New agricultural models help Mekong farmers adapt to climate change

By Lam Le, Ha Phuong   May 9, 2016 | 03:45 pm GMT+7

In response to increasing salinity in the Mekong province of Kien Giang, authorities have successfully introduced new farming techniques that have boosted productivity.

From 2011 to 2015, the Kien Giang Agricultural Extension Center has developed 38 demonstration models covering 36 hectares to help farmers affected by salt water intrusion. One giant tiger prawn co-culture model could yield as much as VND150 million/ha ($6,700/ha) in profit. Additionally, the province has been applying advanced technology in crab farming in the districts of An Bien and An Minh with positive results.

Dr. Do Minh Nhut, deputy director of the Kien Giang Agriculture and Rural Development Department, said the success of the models has improved farmers' incomes, created jobs for people in coastal areas, prevented exploitation of forests and helped adapt to climate change and rising sea levels.

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Productivity and profitability of a select number of demonstration models applied in Kien Giang.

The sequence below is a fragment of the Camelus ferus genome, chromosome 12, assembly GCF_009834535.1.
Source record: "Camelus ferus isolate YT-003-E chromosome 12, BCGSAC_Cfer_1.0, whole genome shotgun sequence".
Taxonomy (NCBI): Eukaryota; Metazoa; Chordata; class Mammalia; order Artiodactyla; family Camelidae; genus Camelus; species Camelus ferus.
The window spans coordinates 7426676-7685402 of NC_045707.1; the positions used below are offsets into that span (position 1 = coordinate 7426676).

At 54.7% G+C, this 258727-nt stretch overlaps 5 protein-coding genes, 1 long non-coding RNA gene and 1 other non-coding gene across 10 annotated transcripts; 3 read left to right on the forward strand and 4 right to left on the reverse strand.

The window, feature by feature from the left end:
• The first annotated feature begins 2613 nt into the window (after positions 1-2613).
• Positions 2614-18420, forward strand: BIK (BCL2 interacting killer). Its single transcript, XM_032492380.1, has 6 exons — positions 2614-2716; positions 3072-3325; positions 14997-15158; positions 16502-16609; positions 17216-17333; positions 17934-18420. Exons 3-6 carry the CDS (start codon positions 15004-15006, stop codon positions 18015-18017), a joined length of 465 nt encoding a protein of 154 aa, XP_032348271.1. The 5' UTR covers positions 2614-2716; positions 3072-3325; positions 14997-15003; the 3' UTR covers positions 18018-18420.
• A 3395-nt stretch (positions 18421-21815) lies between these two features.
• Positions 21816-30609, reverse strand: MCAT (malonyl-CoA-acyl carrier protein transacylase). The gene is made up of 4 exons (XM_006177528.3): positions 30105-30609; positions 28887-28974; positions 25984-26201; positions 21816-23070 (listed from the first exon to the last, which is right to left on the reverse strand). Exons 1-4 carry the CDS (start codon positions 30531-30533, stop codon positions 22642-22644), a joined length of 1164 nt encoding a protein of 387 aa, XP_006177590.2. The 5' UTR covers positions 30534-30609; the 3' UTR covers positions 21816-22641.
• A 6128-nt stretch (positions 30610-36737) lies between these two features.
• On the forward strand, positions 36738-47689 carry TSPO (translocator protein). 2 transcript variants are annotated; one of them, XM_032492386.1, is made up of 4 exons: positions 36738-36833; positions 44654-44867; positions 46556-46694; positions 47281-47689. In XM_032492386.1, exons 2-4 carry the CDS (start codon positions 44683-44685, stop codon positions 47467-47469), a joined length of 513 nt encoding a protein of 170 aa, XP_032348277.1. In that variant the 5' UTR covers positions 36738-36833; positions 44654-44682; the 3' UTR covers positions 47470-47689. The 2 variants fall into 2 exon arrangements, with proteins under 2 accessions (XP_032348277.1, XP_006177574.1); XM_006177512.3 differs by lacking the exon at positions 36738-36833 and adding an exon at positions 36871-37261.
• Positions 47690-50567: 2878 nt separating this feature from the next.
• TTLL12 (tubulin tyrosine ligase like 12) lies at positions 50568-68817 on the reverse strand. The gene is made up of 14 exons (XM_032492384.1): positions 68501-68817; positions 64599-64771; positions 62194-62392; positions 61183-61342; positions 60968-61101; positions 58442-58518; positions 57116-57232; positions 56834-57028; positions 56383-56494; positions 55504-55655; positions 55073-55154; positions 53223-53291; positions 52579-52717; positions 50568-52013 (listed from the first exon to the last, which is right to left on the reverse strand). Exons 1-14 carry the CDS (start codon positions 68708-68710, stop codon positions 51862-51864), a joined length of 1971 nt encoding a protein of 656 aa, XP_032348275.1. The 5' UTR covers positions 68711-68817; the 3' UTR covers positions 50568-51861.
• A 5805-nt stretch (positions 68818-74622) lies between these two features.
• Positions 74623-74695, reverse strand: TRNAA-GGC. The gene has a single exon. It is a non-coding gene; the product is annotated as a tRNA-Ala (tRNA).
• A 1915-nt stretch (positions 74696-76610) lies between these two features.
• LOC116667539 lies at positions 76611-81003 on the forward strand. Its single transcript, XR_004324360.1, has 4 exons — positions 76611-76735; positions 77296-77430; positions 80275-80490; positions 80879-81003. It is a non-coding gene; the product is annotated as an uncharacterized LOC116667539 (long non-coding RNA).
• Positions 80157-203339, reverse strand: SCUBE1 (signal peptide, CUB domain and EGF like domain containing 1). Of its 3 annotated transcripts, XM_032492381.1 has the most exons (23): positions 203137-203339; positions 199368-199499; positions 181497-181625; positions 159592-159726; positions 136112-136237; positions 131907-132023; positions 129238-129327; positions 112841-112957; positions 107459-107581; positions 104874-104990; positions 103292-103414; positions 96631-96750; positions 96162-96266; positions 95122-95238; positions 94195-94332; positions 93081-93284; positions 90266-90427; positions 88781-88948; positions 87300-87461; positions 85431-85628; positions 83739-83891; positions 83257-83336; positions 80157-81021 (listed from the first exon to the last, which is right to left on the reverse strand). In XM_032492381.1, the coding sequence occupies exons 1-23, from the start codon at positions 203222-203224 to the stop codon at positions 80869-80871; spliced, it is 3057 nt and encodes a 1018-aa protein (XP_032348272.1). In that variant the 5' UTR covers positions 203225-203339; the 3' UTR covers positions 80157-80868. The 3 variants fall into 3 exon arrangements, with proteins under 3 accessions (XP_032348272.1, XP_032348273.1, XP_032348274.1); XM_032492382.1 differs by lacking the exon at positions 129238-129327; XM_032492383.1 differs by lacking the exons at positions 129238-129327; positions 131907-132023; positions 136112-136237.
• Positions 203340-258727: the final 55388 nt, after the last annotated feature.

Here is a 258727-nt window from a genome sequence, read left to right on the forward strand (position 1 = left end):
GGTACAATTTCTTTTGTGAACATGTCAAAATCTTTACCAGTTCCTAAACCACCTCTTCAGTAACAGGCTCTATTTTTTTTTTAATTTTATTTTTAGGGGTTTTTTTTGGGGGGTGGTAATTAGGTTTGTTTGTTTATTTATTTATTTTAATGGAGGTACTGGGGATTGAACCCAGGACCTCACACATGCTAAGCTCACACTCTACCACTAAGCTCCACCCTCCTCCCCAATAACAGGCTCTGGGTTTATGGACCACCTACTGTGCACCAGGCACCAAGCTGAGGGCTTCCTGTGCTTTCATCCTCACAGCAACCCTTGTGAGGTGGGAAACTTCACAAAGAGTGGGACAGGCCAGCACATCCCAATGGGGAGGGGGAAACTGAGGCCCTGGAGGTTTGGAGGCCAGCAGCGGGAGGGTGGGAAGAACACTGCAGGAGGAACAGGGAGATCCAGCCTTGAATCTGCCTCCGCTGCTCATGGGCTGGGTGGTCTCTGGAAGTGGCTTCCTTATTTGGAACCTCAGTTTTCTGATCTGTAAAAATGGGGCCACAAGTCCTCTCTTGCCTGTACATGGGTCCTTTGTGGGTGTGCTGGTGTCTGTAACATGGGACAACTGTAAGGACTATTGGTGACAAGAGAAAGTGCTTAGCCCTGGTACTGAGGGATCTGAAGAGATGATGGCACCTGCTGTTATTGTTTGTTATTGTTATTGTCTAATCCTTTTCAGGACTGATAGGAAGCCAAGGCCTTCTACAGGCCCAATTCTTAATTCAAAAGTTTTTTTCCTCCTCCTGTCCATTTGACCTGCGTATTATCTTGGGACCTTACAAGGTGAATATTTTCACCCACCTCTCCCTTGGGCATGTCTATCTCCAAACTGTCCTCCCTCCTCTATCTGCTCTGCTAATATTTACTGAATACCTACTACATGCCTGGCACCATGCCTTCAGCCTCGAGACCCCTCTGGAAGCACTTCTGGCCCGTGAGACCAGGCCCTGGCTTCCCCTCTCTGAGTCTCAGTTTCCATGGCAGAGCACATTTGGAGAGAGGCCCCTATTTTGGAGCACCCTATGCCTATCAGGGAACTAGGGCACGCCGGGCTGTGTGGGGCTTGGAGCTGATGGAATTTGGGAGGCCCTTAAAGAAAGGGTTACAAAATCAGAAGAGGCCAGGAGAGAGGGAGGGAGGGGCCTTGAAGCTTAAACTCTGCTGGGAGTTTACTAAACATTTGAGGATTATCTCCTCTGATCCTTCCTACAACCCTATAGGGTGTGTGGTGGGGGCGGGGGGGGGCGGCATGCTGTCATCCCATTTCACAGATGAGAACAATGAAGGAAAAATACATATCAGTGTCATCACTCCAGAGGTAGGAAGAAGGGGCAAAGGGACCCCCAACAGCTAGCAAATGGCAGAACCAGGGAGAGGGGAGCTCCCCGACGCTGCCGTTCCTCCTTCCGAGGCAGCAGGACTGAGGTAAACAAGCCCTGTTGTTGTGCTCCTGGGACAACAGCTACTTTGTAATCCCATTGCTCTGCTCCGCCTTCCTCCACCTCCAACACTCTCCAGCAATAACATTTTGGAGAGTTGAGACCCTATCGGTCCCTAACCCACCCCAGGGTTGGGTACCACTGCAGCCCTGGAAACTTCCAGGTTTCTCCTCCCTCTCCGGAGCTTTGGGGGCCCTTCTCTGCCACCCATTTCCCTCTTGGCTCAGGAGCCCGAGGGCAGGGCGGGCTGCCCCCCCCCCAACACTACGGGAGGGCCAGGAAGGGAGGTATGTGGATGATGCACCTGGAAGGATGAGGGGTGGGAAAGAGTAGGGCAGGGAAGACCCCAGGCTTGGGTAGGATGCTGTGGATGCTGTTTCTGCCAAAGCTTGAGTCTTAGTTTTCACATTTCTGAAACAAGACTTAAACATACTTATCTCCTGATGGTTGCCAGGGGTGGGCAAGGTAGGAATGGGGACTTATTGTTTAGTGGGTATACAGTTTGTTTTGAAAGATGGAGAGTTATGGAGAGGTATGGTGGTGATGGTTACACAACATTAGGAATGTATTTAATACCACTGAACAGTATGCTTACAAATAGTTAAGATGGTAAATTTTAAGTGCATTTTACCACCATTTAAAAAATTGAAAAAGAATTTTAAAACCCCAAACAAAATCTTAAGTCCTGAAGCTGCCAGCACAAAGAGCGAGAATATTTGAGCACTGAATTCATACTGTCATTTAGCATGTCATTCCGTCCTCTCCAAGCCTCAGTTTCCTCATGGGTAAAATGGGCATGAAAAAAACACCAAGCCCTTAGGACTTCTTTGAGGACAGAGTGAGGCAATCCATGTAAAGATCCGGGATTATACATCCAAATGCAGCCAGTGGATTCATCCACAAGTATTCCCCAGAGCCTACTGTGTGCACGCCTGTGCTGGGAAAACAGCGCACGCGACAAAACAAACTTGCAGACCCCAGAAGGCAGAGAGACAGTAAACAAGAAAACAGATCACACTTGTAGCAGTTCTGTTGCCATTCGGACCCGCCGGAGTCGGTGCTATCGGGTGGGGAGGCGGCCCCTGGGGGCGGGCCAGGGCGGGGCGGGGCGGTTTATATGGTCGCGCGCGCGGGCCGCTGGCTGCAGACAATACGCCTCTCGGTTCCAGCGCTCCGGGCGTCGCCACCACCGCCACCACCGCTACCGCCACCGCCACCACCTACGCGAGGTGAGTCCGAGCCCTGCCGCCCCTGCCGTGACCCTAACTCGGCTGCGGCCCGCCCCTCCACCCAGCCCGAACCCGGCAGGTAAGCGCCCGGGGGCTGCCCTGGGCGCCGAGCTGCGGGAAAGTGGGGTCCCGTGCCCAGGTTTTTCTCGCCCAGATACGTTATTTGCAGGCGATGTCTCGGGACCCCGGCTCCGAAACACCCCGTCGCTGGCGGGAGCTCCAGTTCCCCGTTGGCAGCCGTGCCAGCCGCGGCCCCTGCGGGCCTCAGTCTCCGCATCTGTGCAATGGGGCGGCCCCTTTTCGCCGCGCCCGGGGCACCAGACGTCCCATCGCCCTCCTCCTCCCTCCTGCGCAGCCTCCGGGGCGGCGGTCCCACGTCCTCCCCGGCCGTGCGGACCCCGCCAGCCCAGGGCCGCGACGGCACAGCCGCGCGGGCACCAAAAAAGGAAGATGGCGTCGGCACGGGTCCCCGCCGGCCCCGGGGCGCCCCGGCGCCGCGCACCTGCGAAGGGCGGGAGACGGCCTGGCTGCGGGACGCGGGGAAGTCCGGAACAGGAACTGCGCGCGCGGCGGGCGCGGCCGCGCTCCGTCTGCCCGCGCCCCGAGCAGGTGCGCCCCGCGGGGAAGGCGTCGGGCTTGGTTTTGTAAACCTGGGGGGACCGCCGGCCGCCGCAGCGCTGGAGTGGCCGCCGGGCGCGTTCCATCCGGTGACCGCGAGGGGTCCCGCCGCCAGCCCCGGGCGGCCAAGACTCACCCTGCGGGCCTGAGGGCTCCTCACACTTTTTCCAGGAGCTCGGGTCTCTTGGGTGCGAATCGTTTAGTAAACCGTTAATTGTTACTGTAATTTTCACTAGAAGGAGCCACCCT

The prawn – rice model is among the most successful, according to Nhut. It has helped many farmers escape poverty and has the potential for expansion.

In the next five years, Kien Giang will continue to implement more climate change adaptation programs and projects. They include a “big field” model to meet export demand; sesame, watermelon, honeydew and corn crop rotations on rice fields; salinity resistant crop development; and the application of the latest science and technology.

Increasing salinity in the Mekong Delta has seriously affected aquaculture, especially freshwater shrimp breeding, according to Vietnam's Directorate of Fisheries.

The directorate said about 2,000 hectares of breeding ponds have been contaminated by salt water. In the first two months of this year, the area dedicated to shrimp farming in the region totaled only 358,000 hectares for giant tiger prawn and 9,700 hectares of white leg prawn. This is 87 percent and 73 percent respectively of the area under cultivation during the same period last year.

 
 
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